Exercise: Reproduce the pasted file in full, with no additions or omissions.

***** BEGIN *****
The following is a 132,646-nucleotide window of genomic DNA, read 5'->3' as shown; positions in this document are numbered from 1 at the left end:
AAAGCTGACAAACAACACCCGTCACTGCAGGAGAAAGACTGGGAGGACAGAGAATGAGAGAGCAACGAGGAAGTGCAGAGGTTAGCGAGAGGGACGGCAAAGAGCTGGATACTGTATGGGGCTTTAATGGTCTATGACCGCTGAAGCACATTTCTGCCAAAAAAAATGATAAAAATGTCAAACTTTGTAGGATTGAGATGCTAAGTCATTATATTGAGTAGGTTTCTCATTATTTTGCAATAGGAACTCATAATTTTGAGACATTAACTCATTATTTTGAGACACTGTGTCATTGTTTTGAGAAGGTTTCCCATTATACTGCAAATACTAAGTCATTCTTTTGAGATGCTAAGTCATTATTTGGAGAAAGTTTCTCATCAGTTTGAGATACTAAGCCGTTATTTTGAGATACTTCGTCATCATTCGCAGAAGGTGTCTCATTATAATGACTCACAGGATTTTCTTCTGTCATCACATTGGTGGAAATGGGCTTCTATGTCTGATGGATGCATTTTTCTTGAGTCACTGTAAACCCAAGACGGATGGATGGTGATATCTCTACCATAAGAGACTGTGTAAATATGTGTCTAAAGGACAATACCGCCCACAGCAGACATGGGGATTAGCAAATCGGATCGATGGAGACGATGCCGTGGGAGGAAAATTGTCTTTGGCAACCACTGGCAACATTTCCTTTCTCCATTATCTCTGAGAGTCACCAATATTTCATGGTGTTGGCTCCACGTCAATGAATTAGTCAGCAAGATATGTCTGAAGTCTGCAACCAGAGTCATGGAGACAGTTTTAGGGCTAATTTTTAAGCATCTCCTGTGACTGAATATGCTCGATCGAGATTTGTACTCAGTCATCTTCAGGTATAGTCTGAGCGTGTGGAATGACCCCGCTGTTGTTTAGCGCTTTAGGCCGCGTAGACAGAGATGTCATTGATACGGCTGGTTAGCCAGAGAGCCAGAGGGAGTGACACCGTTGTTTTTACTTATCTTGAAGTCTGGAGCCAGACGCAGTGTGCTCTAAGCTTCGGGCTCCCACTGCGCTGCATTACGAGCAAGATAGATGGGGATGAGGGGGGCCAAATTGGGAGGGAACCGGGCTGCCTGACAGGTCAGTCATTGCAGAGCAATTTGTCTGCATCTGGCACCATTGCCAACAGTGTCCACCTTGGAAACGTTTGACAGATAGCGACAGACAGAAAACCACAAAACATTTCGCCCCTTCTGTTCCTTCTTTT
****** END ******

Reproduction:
The following is a 132,646-nucleotide window of genomic DNA, read 5'->3' as shown; positions in this document are numbered from 1 at the left end:
AAAGCTGACAAACAACACCCGTCACTGCAGGAGAAAGACTGGGAGGACAGAGAATGAGAGAGCAACGAGGAAGTGCAGAGGTTAGCGAGAGGGACGGCAAAGAGCTGGATACTGTATGGGGCTTTAATGGTCTATGACCGCTGAAGCACATTTCTGCCAAAAAAAATGATAAAAATGTCAAACTTTGTAGGATTGAGATGCTAAGTCATTATATTGAGTAGGTTTCTCATTATTTTGCAATAGGAACTCATAATTTTGAGACATTAACTCATTATTTTGAGACACTGTGTCATTGTTTTGAGAAGGTTTCCCATTATACTGCAAATACTAAGTCATTCTTTTGAGATGCTAAGTCATTATTTGGAGAAAGTTTCTCATCAGTTTGAGATACTAAGCCGTTATTTTGAGATACTTCGTCATCATTCGCAGAAGGTGTCTCATTATAATGACTCACAGGATTTTCTTCTGTCATCACATTGGTGGAAATGGGCTTCTATGTCTGATGGATGCATTTTTCTTGAGTCACTGTAAACCCAAGACGGATGGATGGTGATATCTCTACCATAAGAGACTGTGTAAATATGTGTCTAAAGGACAATACCGCCCACAGCAGACATGGGGATTAGCAAATCGGATCGATGGAGACGATGCCGTGGGAGGAAAATTGTCTTTGGCAACCACTGGCAACATTTCCTTTCTCCATTATCTCTGAGAGTCACCAATATTTCATGGTGTTGGCTCCACGTCAATGAATTAGTCAGCAAGATATGTCTGAAGTCTGCAACCAGAGTCATGGAGACAGTTTTAGGGCTAATTTTTAAGCATCTCCTGTGACTGAATATGCTCGATCGAGATTTGTACTCAGTCATCTTCAGGTATAGTCTGAGCGTGTGGAATGACCCCGCTGTTGTTTAGCGCTTTAGGCCGCGTAGACAGAGATGTCATTGATACGGCTGGTTAGCCAGAGAGCCAGAGGGAGTGACACCGTTGTTTTTACTTATCTTGAAGTCTGGAGCCAGACGCAGTGTGCTCTAAGCTTCGGGCTCCCACTGCGCTGCATTACGAGCAAGATAGATGGGGATGAGGGGGGCCAAATTGGGAGGGAACCGGGCTGCCTGACAGGTCAGTCATTGCAGAGCAATTTGTCTGCATCTGGCACCATTGCCAACAGTGTCCACCTTGGAAACGTTTGACAGATAGCGACAGACAGAAAACCACAAAACATTTCGCCCCTTCTGTTCCTTCTTTT